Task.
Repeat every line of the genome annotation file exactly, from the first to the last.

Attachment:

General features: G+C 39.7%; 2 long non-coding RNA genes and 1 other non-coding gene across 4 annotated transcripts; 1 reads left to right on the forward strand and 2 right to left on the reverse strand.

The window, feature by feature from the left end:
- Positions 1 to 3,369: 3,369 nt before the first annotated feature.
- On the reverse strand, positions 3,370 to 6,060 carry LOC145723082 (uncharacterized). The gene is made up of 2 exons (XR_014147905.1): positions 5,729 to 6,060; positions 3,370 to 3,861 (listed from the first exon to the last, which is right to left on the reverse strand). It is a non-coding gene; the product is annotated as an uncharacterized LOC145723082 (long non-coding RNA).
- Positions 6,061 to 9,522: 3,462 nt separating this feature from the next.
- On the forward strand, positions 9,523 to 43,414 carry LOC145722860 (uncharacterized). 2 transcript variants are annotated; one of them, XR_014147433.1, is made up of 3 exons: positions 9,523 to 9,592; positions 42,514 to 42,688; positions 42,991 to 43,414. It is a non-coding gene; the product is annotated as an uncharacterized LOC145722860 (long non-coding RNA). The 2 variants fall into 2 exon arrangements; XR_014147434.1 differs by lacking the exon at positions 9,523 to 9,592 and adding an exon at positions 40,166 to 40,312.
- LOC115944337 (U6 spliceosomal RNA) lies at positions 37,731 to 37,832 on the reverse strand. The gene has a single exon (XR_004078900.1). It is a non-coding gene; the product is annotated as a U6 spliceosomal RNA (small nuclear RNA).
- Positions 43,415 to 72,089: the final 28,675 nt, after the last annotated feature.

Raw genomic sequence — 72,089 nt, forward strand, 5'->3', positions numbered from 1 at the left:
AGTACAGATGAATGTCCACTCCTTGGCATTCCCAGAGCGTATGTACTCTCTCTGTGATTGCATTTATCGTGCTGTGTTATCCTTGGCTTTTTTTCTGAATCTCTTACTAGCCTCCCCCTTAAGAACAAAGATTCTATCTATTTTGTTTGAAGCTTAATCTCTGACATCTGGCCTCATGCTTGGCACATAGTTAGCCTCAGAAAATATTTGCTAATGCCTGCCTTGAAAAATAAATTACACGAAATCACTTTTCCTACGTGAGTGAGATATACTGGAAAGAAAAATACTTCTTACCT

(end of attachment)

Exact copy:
General features: G+C 39.7%; 2 long non-coding RNA genes and 1 other non-coding gene across 4 annotated transcripts; 1 reads left to right on the forward strand and 2 right to left on the reverse strand.

The window, feature by feature from the left end:
- Positions 1 to 3,369: 3,369 nt before the first annotated feature.
- On the reverse strand, positions 3,370 to 6,060 carry LOC145723082 (uncharacterized). The gene is made up of 2 exons (XR_014147905.1): positions 5,729 to 6,060; positions 3,370 to 3,861 (listed from the first exon to the last, which is right to left on the reverse strand). It is a non-coding gene; the product is annotated as an uncharacterized LOC145723082 (long non-coding RNA).
- Positions 6,061 to 9,522: 3,462 nt separating this feature from the next.
- On the forward strand, positions 9,523 to 43,414 carry LOC145722860 (uncharacterized). 2 transcript variants are annotated; one of them, XR_014147433.1, is made up of 3 exons: positions 9,523 to 9,592; positions 42,514 to 42,688; positions 42,991 to 43,414. It is a non-coding gene; the product is annotated as an uncharacterized LOC145722860 (long non-coding RNA). The 2 variants fall into 2 exon arrangements; XR_014147434.1 differs by lacking the exon at positions 9,523 to 9,592 and adding an exon at positions 40,166 to 40,312.
- LOC115944337 (U6 spliceosomal RNA) lies at positions 37,731 to 37,832 on the reverse strand. The gene has a single exon (XR_004078900.1). It is a non-coding gene; the product is annotated as a U6 spliceosomal RNA (small nuclear RNA).
- Positions 43,415 to 72,089: the final 28,675 nt, after the last annotated feature.

Raw genomic sequence — 72,089 nt, forward strand, 5'->3', positions numbered from 1 at the left:
AGTACAGATGAATGTCCACTCCTTGGCATTCCCAGAGCGTATGTACTCTCTCTGTGATTGCATTTATCGTGCTGTGTTATCCTTGGCTTTTTTTCTGAATCTCTTACTAGCCTCCCCCTTAAGAACAAAGATTCTATCTATTTTGTTTGAAGCTTAATCTCTGACATCTGGCCTCATGCTTGGCACATAGTTAGCCTCAGAAAATATTTGCTAATGCCTGCCTTGAAAAATAAATTACACGAAATCACTTTTCCTACGTGAGTGAGATATACTGGAAAGAAAAATACTTCTTACCT